April 1848-March 1849

The Collected Letters, Volume 23


JWC TO JEANNIE WELSH; 23 December 1848; DOI: 10.1215/lt-18481223-JWC-JW-01; CL 23: 184-186


Saturday [23 December 1848]

Dearest Babbie

The notion of its being Christmas time when people are, or ought to be, all “merry” complicates my difficulties in writing letters—for a merry letter such as would beseem the season is wholly above the reach of my imaginative powers— And therefore do I write to you instead of to my Uncle to whom my heart most devoutly wishes all the good wishes that one is in the habit of giving voice or ink to on the approach of a new year. You are to kiss him for me, and tell him that I hope to kiss him myself before another year is done. and that he is to wish this good wish for me—that if I live to his age I may be found then as good a man as he is god bless him—

Since I got your last I have been two days in bed—with that eternal sickness—and three days and two nights on a visit to Mrs Buller at the other Side of Hyde Park1— This locality for her is extremely inconvenient for me—in the short cold days and I have to go seldomer and stay longer— On Friday gone a week she sent a miserable letter beseeching me to come for some days as Fleming was gone to the Grange—and I could do no otherise than go— “Very mad” Mr C called my going—for I had not slept for two nights and was ill enough—but John said I could not, at her house, “sleep worse than none—and perhaps the change might do me some good”—and so it did—I felt a great calm come over me when I lay down in that new bed—and in spite of carriages rushing by all night, and a housemaid snoring in the next room—I got the best sleep I had had for many weeks— She is a sad spectacle and every time I see her I feel more desperate of being any help to her— It is not her grief that is saddest in it—that is nothing like so violent as one might have anticipated—and her health seems to me rather better than it has been for years—but it is the complete giving up of herself to the sensations of the moment; her complete want of self denial where a momentary indulgence brings prolonged suffering—her recklessness about expence where the merest whim is concerned—all that is miserable to see; for it overlays her great sorrow with the meanest troubles and difficulties—and will drive away from her much sympathy and many consolations that might have cheered her remaining years.— Lady A is with her husband at the Grange—Fleming writes that he left her on Monday in much better health and spirits—but her last letter—to Mr C—was sad as death—as sorrowful a letter as I could have written—Mr C is unwearied in writing consolations, and sending her books and doing every thing that in him lies to comfort her, and she seems extremely grateful for his kindness—Lady Sandwich goes to her on Tuesday—but that will be no comfort—meanwhile Lady S will be rather a loss to me, for she is the pleasantest person I have here just now to go off and talk with when I am too bad company for myself She seems very fond of me, and she who was always represented to me as the most insolent of English Peeresses is precisely the only one of them I have known with whom I feel entirely free to say what I like, and whom I can run in to with as little ceremony as I could do to any old woman living on a hundred a year— Miss Wynn who was my most constant visitor last winter, and for whom my friendship always increases the longer I know her, has got some lingering illness that makes me rather anxious and is sent out of London for the present—Bölte is still a[t] Brighton2 Capt S3 still at Hedley—but he comes to town every week and calls both in coming and going—and brings me flowers the beautifulest hot house flowers—tho' it is winter now—and if he could bring me health and happiness there is no man who would sooner do it— I wonder what strange attraction lies in me for all of the blood of Sterling?— For Father and Mother and both sons I have been more than any other woman—not married to them— There is no understanding these things—I am sure I have taken a hundred times more pains to please some others who never took to me at all—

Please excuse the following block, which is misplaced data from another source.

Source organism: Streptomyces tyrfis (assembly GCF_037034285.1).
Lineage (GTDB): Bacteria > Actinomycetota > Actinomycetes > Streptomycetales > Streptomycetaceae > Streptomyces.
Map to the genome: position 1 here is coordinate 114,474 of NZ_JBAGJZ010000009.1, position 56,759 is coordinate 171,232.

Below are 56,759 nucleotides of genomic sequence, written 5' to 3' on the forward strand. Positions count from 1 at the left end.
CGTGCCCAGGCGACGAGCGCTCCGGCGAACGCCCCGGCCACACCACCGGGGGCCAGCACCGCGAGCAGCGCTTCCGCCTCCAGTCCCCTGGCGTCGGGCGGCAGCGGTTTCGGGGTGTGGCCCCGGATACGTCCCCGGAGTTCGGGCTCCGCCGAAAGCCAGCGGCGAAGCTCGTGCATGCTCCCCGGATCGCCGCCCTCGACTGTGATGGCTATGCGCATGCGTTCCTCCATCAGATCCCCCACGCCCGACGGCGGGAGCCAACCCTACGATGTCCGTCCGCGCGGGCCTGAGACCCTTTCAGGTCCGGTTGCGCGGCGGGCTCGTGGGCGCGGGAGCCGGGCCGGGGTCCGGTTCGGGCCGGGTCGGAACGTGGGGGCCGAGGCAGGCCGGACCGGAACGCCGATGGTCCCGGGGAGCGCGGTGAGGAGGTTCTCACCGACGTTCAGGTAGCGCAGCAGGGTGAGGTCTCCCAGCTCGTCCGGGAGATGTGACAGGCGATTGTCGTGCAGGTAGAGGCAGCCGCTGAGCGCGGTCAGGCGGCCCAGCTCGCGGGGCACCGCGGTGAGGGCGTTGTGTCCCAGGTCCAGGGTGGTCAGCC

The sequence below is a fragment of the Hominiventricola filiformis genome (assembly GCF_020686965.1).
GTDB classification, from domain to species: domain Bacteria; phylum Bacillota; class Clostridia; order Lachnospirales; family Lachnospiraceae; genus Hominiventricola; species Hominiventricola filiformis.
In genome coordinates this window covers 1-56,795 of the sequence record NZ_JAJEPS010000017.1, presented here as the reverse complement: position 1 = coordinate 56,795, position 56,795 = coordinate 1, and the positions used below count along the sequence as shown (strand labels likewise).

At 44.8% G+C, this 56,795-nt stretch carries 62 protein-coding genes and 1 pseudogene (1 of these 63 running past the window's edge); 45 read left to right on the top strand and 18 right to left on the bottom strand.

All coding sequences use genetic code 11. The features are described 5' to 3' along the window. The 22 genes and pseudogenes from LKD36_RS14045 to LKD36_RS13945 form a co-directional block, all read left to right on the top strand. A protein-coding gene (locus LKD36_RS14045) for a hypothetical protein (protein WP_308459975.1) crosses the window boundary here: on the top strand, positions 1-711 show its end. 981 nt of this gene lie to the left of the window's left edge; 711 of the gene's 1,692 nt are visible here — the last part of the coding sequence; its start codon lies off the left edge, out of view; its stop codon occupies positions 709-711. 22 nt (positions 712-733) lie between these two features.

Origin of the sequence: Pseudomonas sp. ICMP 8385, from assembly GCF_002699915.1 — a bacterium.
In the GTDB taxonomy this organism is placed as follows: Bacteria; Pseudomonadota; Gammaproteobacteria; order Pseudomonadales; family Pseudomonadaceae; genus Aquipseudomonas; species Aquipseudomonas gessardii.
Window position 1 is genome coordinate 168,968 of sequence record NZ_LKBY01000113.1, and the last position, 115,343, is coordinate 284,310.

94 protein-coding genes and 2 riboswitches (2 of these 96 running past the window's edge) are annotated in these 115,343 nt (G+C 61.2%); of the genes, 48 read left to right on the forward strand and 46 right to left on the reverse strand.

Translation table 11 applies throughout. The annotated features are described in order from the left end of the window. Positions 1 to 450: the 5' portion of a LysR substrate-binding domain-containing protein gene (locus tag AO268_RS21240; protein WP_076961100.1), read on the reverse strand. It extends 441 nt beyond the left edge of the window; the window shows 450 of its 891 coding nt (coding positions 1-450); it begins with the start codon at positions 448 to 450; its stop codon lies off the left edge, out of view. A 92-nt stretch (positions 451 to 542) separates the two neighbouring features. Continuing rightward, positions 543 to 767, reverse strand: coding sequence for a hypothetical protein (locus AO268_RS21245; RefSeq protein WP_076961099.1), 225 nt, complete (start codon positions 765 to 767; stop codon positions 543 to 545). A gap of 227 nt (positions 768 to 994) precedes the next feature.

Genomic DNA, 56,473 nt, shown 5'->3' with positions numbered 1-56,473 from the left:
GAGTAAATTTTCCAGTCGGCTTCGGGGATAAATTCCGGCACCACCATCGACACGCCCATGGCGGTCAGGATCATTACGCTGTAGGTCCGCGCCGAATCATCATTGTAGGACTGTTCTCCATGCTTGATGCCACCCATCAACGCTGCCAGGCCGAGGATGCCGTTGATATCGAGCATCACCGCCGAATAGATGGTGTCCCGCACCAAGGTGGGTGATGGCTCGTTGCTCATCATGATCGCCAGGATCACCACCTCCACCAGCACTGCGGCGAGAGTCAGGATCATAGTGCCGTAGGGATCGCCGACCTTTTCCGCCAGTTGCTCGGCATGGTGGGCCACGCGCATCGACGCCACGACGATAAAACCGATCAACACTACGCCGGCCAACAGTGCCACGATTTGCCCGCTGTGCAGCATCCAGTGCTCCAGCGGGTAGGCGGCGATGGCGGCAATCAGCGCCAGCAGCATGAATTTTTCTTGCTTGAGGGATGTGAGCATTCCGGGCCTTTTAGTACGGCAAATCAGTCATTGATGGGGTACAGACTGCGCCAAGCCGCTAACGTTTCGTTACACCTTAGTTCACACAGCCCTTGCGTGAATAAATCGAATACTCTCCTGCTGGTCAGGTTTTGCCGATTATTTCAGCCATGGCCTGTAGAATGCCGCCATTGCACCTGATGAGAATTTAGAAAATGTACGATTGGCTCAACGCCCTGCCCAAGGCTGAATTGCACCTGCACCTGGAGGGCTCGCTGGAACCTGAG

But I should tell you of my interior—not what Mr C means by that, but interior in the French sense— About Helen and—the kitten!— Helen is much spoiled—or else having been used to Annes quiet orderly ways I find her ways more intolerable than of old— Her rule is to make the maximum of fuss out of every thing— Ann made the minimum of fuss— And then I do not think her ‘attachment’ to me is at all to be depended on now—it was from the first the attachment of a cat—the habit having been broken; she would go now just where she thought she would have the snuggest life— Already she has treated me to one explosion and I told her then I would have no more of that—since she had put me to the trouble of taking her back; she should stay there till Spring came when it would better suit me to have a stranger in the house and then she could go and be what she said she would prefer being “a housemaid where more servants were kept”— On this understanding the matter rests for the present— As for the kitten she is an angel!—perfectly black—full of spirits—and carressing beyond all bounds—leaps on to my shoulder sometimes— I send you a neck tie—and Maggie4 a breast-Knot and little buckle— Tell my Uncle the book he gets is not the one I meant for him—but it proves to be above a pound weight and so cant go by post— There is a book for Helen to—the only poetical member of the family— Your pretty teapot was not broken—I made tea in it for Alfred Tennyson the other night5—Mr C takes the prunes to supper—boiled in milk—and the rasins I eat myself I was sorry I told you about the broken pots when I saw how seriously you took it my poor Babbie—

Write soon— Ever your



You will take heart about your handwriting when you see this scrawling—but you are a young Lady my dear and are not permitted to be illegible as I am—